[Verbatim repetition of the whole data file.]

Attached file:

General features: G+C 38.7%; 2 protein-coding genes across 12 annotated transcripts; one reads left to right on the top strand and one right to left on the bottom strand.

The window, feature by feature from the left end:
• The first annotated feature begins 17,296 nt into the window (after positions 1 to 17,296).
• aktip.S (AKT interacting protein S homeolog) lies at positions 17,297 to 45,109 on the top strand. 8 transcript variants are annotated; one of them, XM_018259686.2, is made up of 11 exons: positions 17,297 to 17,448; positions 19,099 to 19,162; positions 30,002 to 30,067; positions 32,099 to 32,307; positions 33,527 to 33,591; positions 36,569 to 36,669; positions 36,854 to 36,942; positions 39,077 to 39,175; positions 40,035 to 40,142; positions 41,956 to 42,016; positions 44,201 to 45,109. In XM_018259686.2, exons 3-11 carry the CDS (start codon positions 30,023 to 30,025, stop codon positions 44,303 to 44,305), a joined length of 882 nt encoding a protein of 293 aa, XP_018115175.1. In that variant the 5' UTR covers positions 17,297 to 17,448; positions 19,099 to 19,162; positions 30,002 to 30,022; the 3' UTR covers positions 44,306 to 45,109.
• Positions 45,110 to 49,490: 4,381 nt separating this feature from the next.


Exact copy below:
General features: G+C 38.7%; 2 protein-coding genes across 12 annotated transcripts; one reads left to right on the top strand and one right to left on the bottom strand.

The window, feature by feature from the left end:
• The first annotated feature begins 17,296 nt into the window (after positions 1 to 17,296).
• aktip.S (AKT interacting protein S homeolog) lies at positions 17,297 to 45,109 on the top strand. 8 transcript variants are annotated; one of them, XM_018259686.2, is made up of 11 exons: positions 17,297 to 17,448; positions 19,099 to 19,162; positions 30,002 to 30,067; positions 32,099 to 32,307; positions 33,527 to 33,591; positions 36,569 to 36,669; positions 36,854 to 36,942; positions 39,077 to 39,175; positions 40,035 to 40,142; positions 41,956 to 42,016; positions 44,201 to 45,109. In XM_018259686.2, exons 3-11 carry the CDS (start codon positions 30,023 to 30,025, stop codon positions 44,303 to 44,305), a joined length of 882 nt encoding a protein of 293 aa, XP_018115175.1. In that variant the 5' UTR covers positions 17,297 to 17,448; positions 19,099 to 19,162; positions 30,002 to 30,022; the 3' UTR covers positions 44,306 to 45,109.
• Positions 45,110 to 49,490: 4,381 nt separating this feature from the next.